Whilst browsing the book aisle at Meijer during the busy Christmas season, I came across this book I Love You All the Same. I was happily surprised to find it was a children’s book about a trans-racial family. And probably the most adorably illustrated book, I’ve ever seen!
What I love most is that this book celebrates the differences each cub has – both the obvious physical differences and the differences in their gifts and interests.
In our society, we seem to be afraid to say that anything about someone is not “normal.” And I get that. As a Mama Bear, don’t you dare treat my cub like there is something wrong with them.
But the reality is that even if we don’t want to admit it, our society does view certain things as “normal” and treats people differently because of their differences. In part, it’s because we are taught from a young age to classify and make assumptions. It helps us understand our world better. Even someone who is blind learns to recognize patterns and to react and respond according to the information their senses are telling them. So we are drawn to people who are like us, because there is less risk, less guessing about whether they will be accepting of us or not.
Though limited in my experience as any kind of minority, as a teenager I felt very “different.” I moved across the country right before 6th grade. I was home-schooled. And I seemed to always be the tallest girl wherever I went. When you are a teen, these differences feel like a big bio-hazard sticker adhered to your forehead. It wasn’t even that most people were mean exactly. They just didn’t try to get to know me.
What helped was finding people who were like me. And as I got older and more comfortable in my skin, I realized that my differences were nothing to be ashamed about, but they also weren’t anything that made me superior. They just were. They were a part of me, and they had shaped me. But my self-worth was not contingent on any qualities of “normalcy” or “uniqueness”, even if others treated me as if it should be.
This all became an exercise in “practicing what you preach” when I realized just how deeply I cared for this amazing guy who happened to be 3 inches shorter than me. He loved me and didn’t care a lick about how “freakishly” tall I was. Now, 6 years into our marriage, I am so thankful my insecurities did not dictate my choice of whom to love.
We watched a movie on youtube last week called “Adopted.” It’s a documentary about a woman in her thirties who was adopted from Korea and desperately wants her parents to understand the trauma she felt from them always treating her as “white” and never acknowledging the fact that she was different – that she was born to another woman and was of a different ethnicity than most of her community. It was really heartbreaking and scary, to be honest. We are very open to adopting a child of a different race, and this movie showed us that ignoring differences can sometimes do as much damage as making them obvious.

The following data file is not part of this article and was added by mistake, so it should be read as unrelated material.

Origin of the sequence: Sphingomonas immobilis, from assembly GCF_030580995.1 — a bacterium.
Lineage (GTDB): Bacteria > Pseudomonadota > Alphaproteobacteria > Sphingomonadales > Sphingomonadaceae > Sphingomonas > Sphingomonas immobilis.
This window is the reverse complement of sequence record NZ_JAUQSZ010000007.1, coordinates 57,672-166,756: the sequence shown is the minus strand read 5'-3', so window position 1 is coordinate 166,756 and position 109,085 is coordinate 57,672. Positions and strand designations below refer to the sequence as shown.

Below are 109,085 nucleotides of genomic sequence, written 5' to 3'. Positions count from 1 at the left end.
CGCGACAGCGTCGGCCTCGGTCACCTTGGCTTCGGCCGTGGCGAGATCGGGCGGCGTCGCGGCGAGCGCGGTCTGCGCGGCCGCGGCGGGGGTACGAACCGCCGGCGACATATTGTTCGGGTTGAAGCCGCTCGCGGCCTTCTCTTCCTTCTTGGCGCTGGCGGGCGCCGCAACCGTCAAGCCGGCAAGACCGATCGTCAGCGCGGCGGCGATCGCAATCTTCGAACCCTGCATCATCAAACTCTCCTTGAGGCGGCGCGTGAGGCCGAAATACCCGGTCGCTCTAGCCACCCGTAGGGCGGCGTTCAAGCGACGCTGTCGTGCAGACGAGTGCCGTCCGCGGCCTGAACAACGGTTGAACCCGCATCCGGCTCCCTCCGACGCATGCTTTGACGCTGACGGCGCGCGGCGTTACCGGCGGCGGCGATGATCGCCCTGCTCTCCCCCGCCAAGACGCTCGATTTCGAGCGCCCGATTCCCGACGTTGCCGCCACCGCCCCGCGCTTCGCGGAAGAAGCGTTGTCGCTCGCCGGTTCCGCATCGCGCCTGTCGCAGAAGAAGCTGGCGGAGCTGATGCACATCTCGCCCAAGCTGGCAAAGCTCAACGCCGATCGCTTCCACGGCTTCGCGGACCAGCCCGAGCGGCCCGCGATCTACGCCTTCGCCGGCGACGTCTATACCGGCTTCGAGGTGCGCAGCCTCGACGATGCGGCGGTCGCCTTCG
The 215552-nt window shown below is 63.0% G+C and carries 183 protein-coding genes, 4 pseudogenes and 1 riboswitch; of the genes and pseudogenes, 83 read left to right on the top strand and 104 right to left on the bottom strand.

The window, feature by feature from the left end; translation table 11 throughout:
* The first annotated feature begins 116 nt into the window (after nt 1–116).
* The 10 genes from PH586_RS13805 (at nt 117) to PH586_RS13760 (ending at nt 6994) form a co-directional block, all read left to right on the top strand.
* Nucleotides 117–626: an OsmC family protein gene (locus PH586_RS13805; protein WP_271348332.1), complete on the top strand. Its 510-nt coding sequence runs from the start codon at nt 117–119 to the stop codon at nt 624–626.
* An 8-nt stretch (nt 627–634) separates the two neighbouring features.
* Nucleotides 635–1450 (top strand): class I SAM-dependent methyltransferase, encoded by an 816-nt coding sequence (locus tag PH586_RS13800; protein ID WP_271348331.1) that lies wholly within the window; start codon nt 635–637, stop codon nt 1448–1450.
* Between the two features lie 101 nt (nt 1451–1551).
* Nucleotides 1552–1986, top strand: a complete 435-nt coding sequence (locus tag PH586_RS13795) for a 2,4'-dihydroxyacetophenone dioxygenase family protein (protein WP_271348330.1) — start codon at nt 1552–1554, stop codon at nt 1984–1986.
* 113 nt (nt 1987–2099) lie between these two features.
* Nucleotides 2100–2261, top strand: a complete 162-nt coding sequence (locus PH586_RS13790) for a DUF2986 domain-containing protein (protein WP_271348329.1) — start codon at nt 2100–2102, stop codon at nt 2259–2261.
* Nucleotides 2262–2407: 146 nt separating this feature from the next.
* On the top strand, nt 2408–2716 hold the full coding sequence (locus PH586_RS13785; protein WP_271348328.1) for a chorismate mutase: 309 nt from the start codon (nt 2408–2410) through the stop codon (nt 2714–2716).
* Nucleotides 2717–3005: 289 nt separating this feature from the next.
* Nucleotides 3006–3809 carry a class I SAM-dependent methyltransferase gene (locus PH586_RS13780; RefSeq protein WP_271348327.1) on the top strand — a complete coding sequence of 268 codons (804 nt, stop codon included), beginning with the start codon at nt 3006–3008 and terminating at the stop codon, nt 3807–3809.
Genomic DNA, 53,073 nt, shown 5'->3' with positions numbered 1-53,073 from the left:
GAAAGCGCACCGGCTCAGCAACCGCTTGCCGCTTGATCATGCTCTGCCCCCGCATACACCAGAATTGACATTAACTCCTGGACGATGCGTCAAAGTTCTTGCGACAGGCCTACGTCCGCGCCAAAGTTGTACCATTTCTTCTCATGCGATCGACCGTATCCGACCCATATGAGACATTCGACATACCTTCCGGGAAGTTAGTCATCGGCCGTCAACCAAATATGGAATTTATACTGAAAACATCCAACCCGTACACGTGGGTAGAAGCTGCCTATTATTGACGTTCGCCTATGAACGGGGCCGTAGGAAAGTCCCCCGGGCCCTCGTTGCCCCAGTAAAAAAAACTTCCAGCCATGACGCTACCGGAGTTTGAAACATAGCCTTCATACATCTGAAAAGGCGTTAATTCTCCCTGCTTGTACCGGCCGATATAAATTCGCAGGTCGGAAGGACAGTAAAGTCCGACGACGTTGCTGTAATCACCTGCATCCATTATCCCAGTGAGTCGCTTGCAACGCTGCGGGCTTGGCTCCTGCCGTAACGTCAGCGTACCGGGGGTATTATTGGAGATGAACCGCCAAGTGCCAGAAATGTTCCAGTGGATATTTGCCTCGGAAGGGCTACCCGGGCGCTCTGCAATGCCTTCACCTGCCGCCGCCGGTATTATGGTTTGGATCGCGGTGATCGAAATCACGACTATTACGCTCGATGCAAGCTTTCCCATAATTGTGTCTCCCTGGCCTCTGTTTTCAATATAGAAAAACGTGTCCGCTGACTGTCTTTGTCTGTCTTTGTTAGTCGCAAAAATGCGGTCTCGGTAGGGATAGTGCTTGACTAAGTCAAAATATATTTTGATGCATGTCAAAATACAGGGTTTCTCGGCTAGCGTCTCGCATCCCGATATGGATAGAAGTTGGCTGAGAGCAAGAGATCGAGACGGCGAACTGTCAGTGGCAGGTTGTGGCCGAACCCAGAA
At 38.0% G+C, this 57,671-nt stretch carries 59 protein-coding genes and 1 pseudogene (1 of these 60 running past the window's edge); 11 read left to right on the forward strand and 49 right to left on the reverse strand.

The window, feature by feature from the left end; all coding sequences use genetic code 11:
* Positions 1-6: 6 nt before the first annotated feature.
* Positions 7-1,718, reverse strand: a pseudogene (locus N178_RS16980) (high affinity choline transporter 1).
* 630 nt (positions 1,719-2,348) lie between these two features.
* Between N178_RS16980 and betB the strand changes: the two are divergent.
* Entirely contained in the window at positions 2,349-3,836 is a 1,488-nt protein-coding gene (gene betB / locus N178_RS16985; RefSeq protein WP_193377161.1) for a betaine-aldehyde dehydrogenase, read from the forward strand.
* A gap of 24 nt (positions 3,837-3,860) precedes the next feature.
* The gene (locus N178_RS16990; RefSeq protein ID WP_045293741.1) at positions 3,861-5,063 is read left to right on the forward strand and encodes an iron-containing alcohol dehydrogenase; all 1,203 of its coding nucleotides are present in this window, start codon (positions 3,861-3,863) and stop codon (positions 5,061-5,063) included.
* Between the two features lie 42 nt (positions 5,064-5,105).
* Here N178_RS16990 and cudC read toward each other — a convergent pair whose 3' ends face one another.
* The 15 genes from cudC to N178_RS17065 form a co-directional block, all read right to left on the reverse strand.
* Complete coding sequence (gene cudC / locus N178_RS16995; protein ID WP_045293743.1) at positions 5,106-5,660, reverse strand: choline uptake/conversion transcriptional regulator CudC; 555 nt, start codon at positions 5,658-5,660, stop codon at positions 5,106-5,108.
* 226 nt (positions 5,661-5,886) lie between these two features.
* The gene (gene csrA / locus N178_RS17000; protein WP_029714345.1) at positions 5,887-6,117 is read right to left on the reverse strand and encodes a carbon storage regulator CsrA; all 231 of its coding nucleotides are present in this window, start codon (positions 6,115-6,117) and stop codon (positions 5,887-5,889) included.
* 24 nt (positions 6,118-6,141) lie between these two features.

It’s hard to know the right move to make. “Do I act the same towards everyone? Do I not?”
I think it comes down to this: We have to branch out and talk to someone who isn’t like us; not assume their difference equals their identity; look for common ground before stereotyping. Movies, family, food, the Lions losing – there’s a good chance we all have a common experience or interest in one of these areas.
Then show a polite interest in the differences as they naturally emerge. Try to ask questions without making assumptions. Acknowledge that we feel ignorant and want to know more about what it’s like to be home-schooled or adopted or biracial or an immigrant or have a physical disability. Step into their world for a minute. Experience what it’s like for them to be the “normal” one. We would be amazed at the different people with whom we can connect.
But don’t make their differences the only topic either. True, their differences have shaped them, but their whole identity is much more than that.
And forgoodnesssake, pleeeease teach your children to do the same. This is the perfect time to expose them to differences and show them to appreciate people who aren’t necessarily just like they are. They are learning social cues from you! Your words as much as your actions.
For Tyler and I, our children will without-a-doubt be “different.” Tall, adopted, maybe trans-racial, and who-knows-what-else. And we know they are bound to face teasing and insecurity and maybe even racism. But we won’t ask them to ignore it. We will comfort them and teach them to celebrate their differences and the differences of others as well. We will seek opportunities to help them explore who they are.
And I think it goes without saying, but no matter what their differences, we’ll love them all the same.